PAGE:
Relatively little is known regarding the cardiovascular pathology of HGPS. While there are cardiac and vascular commonalities between HGPS and aging, such as severe vessel blockage, there is also a lack of classical risk factors in HGPS such as hypercholesterolemia and increased serum hs-CRP,18
early stage hypertension, and smoking. Isolated from these risk factors, the study of HGPS may provide an opportunity to discover new elements that influence the vascular disease of aging. Reports to date have not examined genetically confirmed HGPS and therefore are difficult to interpret. Here we describe the cardiovascular pathology in two children with the de novo heterozygous mutation 1824C>T in LMNA
and typical HGPS disease course, who lack CVD risk factors established for the general population. In the face of this, we found global atherosclerosis and a pathologic profile that overlaps significantly with classic atherosclerosis of aging.
Similar to geriatric CVD, we found a spectrum of early to late-stage plaques in the HGPS patient samples. Arterial lesions in both typical atherosclerosis and HGPS exhibit calcification, inflammation, and evidence of plaque erosion and/or rupture. Although HGPS lesions tended to have smaller atheromatous cores relative to more typical atherosclerosis, this may be attributable to the lack of hypercholesterolemia and dyslipidemia in the HGPS patients. In our study, the composition of the HGPS lesions indicates that the ECM is similar to adult CVD consistent with progressive atherosclerotic lesion development and an in situ
Most likely, multiple cell types are involved in the HGPS vascular pathology. Macrophages may have a role as well as VSMC with their limited capacity for cell renewal.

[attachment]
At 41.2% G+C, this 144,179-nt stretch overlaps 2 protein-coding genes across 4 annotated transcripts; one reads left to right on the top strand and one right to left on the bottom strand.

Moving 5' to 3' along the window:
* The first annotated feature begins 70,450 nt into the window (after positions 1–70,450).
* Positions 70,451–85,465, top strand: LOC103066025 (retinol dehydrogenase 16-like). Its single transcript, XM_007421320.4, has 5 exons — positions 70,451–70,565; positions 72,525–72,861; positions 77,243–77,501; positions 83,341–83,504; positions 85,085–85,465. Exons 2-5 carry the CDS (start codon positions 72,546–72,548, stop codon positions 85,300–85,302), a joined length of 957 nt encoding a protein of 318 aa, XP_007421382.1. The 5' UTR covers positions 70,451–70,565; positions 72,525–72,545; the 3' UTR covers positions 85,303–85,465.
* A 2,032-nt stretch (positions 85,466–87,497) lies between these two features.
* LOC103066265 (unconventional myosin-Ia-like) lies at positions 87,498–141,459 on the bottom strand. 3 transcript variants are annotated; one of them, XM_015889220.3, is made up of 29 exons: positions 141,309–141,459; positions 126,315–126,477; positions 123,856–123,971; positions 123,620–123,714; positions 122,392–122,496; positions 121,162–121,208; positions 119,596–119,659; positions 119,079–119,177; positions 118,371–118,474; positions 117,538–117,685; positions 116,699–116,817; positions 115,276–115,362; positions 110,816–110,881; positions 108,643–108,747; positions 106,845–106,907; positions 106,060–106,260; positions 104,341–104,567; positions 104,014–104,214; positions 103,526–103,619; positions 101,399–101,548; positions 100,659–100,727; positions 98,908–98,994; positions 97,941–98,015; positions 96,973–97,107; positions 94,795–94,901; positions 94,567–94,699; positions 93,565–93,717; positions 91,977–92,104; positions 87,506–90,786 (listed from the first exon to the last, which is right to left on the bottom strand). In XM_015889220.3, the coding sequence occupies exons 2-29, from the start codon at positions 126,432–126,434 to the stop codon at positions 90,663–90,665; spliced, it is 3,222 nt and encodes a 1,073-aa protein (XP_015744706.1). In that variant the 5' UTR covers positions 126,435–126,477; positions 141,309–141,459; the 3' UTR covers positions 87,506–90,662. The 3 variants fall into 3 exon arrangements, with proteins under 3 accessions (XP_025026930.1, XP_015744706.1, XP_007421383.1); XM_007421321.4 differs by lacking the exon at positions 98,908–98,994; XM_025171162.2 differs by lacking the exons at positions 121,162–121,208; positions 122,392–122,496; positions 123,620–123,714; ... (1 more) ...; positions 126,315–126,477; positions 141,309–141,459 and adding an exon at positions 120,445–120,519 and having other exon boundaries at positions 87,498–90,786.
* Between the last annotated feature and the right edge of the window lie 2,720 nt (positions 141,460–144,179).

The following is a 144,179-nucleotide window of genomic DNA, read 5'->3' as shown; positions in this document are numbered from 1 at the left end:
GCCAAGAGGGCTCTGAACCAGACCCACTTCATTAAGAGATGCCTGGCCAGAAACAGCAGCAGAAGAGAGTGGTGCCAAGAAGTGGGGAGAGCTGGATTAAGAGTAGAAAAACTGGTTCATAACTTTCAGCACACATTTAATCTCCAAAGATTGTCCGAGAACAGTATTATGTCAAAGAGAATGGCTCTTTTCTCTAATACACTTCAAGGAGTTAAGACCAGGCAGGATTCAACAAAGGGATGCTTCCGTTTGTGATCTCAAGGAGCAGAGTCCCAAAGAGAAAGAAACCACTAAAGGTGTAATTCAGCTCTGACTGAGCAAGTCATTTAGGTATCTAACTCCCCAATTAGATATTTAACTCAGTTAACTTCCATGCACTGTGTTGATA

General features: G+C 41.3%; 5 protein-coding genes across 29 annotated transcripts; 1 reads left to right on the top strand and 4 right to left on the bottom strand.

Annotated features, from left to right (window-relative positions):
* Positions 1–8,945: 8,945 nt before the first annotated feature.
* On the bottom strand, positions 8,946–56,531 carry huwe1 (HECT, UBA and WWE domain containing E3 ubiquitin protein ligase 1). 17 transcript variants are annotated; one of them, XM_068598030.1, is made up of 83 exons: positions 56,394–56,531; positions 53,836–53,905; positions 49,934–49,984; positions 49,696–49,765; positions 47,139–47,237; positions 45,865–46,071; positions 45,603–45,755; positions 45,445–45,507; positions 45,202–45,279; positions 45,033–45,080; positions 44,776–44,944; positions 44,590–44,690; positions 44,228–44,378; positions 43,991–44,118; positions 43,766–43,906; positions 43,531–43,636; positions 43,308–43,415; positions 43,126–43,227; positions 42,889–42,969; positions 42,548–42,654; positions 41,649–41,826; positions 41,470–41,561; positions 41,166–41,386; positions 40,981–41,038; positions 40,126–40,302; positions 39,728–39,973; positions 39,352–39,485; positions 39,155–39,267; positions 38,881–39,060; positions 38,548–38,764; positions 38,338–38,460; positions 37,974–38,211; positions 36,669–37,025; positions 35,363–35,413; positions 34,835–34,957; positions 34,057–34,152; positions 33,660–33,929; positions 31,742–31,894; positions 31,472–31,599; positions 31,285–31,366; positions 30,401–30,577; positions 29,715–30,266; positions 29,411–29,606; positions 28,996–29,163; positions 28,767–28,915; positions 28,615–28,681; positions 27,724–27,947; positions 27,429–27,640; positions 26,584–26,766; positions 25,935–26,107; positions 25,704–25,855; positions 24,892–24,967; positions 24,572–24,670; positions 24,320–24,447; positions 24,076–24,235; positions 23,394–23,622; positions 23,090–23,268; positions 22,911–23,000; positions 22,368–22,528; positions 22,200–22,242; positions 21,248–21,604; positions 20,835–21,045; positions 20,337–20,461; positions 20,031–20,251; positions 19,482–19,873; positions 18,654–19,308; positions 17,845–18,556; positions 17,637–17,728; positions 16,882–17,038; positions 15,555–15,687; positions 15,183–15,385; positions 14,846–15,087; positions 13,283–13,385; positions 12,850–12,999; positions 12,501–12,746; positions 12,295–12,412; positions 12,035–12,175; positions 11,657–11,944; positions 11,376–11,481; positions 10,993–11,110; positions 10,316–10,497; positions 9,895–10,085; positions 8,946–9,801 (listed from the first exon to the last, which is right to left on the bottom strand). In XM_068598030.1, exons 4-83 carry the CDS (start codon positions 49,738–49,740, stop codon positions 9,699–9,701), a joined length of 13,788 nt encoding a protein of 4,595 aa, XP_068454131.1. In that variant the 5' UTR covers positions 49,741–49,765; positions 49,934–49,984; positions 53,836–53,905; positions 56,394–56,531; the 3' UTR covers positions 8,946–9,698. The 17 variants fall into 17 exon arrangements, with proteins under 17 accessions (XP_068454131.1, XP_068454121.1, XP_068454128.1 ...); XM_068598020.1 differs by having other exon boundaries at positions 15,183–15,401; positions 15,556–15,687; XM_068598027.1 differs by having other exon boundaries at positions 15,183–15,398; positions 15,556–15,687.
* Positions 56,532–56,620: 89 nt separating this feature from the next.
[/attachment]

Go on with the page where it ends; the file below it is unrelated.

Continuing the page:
In contrast to typical adult CVD however, we identified markedly thickened adventitia in large, medium and small arteries, and in veins. This is a new finding, not noted in previous reports of progeria cases. It would be anticipated that such profound fibrosis would lead to diminished vascular compliance, increased vessel stiffness and potential predisposition to formation of intimal plaque. In HGPS, progerin accumulation may be a major factor that underlies the development of these premature vascular lesions.
The adventitia is rapidly gaining recognition as an active participant in the development of atherosclerosis and vascular response to injuries. Aortic stiffness can contribute to increased afterload and development of left ventricular hypertrophy, such as that observed in patient HG001. Progressive vascular stiffness occurs in geriatric patients and is considered a major predictor of adverse coronary events,20
though it is typically accompanied by a much milder degree of adventitial fibrosis.
What underlies increased adventitial fibrosis observed in HGPS? Changes in collagen deposition and organization in response to mechanical stress or inflammation can result in adventitial fibrosis and luminal narrowing.21
In vitro, HGPS fibroblasts have decreased viability, are susceptible to oxidative stress and the nuclear lamina has a significantly reduced ability to rearrange under mechanical stress.22, 23, 24
Chronic ischemia can also induce adventitial fibrosis.25
These same factors play a role in the evolution of atherosclerosis of aging.26
Clinically, scleroderma-like skin findings and joint contractures in HGPS strongly imply that ECM abnormality is responsible for some disease sequellae. Further elucidation of the mechanisms that result in systemic vascular fibrosis in HGPS will aid more specifically targeted therapeutic interventions for this aspect of the disease. Given the abundance of dense collagen in the adventitia of the large and small arteries, it would be interesting to evaluate treatments that influence matrix architecture and tissue fibrosis, such as alagebrium27
or statins, 28, 29
For the first time, we show that progerin is widely present in the arterial walls and intimal plaques of HGPS patients; involving coronary arteries, aorta, arterioles and veins. VSMCs and adventitia showed dramatic accumulation of progerin localized into a thick rim-like structure at the nuclear envelope. Ubiquitous progerin presence within the vasculature implies a direct role for this protein, as well as possibly indirect influence, on progressive cardiovascular disease.